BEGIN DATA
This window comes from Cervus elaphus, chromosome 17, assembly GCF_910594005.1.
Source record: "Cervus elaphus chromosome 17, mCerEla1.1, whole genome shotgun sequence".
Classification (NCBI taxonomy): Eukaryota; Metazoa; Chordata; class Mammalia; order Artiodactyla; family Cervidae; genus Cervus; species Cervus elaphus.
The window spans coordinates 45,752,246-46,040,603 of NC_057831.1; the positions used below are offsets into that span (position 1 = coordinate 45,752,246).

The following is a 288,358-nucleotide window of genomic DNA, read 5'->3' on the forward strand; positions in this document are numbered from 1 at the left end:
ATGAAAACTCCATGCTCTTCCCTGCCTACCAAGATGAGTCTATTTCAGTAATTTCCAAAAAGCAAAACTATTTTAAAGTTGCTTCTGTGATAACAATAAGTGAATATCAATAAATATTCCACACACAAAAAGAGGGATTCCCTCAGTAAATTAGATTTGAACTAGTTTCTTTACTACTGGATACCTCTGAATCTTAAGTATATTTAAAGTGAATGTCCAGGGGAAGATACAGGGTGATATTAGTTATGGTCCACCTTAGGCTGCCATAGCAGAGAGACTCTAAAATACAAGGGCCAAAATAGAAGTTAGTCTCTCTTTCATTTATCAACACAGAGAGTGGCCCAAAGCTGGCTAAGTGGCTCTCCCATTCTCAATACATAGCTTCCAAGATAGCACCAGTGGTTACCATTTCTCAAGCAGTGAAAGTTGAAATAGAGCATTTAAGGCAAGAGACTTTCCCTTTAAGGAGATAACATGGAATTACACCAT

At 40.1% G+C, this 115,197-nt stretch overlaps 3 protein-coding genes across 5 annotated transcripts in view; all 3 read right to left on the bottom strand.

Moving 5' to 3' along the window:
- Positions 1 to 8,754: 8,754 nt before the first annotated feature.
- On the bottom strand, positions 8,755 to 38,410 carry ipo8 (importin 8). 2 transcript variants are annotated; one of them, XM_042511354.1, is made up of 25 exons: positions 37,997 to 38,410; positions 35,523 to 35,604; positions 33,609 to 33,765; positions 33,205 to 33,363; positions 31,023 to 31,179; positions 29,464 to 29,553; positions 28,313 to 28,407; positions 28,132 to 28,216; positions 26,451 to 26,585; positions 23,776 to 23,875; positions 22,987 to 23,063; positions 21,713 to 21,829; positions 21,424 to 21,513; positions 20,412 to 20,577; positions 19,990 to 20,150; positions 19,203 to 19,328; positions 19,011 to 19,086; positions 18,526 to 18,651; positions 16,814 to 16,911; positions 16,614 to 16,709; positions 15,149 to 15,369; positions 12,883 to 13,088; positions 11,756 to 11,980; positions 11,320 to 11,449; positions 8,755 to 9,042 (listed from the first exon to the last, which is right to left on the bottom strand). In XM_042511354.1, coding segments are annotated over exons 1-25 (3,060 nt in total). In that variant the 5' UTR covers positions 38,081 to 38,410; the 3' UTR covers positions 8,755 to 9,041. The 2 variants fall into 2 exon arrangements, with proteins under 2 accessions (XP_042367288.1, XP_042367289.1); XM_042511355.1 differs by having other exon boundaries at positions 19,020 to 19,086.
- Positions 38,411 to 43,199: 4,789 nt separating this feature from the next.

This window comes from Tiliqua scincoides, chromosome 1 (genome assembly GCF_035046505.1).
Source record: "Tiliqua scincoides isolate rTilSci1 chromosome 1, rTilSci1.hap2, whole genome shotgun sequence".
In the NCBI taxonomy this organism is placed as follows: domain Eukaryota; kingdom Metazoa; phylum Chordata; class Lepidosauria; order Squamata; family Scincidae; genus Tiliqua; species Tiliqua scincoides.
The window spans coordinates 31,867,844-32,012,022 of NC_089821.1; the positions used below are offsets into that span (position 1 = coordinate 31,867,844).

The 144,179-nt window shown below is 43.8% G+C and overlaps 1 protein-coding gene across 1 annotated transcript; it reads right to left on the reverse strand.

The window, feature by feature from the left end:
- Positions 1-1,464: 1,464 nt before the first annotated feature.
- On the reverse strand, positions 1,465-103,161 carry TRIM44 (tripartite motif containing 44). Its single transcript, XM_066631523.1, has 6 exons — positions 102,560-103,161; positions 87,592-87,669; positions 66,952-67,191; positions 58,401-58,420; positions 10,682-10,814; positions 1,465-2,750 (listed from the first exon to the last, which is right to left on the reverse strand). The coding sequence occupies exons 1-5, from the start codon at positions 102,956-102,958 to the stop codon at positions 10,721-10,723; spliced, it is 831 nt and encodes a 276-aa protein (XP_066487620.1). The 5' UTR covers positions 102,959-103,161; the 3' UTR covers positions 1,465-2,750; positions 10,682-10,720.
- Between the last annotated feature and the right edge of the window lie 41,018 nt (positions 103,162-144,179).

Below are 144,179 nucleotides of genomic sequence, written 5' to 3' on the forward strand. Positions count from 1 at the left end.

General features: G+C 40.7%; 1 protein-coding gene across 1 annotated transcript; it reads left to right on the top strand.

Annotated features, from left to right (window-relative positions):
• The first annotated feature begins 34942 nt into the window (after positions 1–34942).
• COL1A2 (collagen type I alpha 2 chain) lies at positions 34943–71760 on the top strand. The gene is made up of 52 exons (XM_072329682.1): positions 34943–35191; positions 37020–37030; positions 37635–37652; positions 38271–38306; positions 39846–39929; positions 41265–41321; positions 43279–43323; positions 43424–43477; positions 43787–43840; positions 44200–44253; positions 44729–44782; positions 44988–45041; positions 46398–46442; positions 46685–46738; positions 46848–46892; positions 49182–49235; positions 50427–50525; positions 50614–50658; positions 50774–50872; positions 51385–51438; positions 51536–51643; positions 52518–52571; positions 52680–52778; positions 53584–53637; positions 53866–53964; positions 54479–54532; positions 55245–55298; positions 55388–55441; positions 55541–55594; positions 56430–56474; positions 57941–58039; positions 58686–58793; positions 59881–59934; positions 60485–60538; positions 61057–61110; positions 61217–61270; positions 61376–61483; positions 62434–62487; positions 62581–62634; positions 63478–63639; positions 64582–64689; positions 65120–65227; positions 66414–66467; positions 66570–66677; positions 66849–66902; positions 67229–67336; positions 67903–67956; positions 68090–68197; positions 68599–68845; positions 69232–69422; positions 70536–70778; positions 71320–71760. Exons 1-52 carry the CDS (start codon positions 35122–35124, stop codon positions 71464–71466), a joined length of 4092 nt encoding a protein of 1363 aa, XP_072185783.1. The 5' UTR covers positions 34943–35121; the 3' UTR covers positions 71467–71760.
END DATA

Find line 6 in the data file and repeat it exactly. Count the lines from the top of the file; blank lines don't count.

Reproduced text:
ATGAAAACTCCATGCTCTTCCCTGCCTACCAAGATGAGTCTATTTCAGTAATTTCCAAAAAGCAAAACTATTTTAAAGTTGCTTCTGTGATAACAATAAGTGAATATCAATAAATATTCCACACACAAAAAGAGGGATTCCCTCAGTAAATTAGATTTGAACTAGTTTCTTTACTACTGGATACCTCTGAATCTTAAGTATATTTAAAGTGAATGTCCAGGGGAAGATACAGGGTGATATTAGTTATGGTCCACCTTAGGCTGCCATAGCAGAGAGACTCTAAAATACAAGGGCCAAAATAGAAGTTAGTCTCTCTTTCATTTATCAACACAGAGAGTGGCCCAAAGCTGGCTAAGTGGCTCTCCCATTCTCAATACATAGCTTCCAAGATAGCACCAGTGGTTACCATTTCTCAAGCAGTGAAAGTTGAAATAGAGCATTTAAGGCAAGAGACTTTCCCTTTAAGGAGATAACATGGAATTACACCAT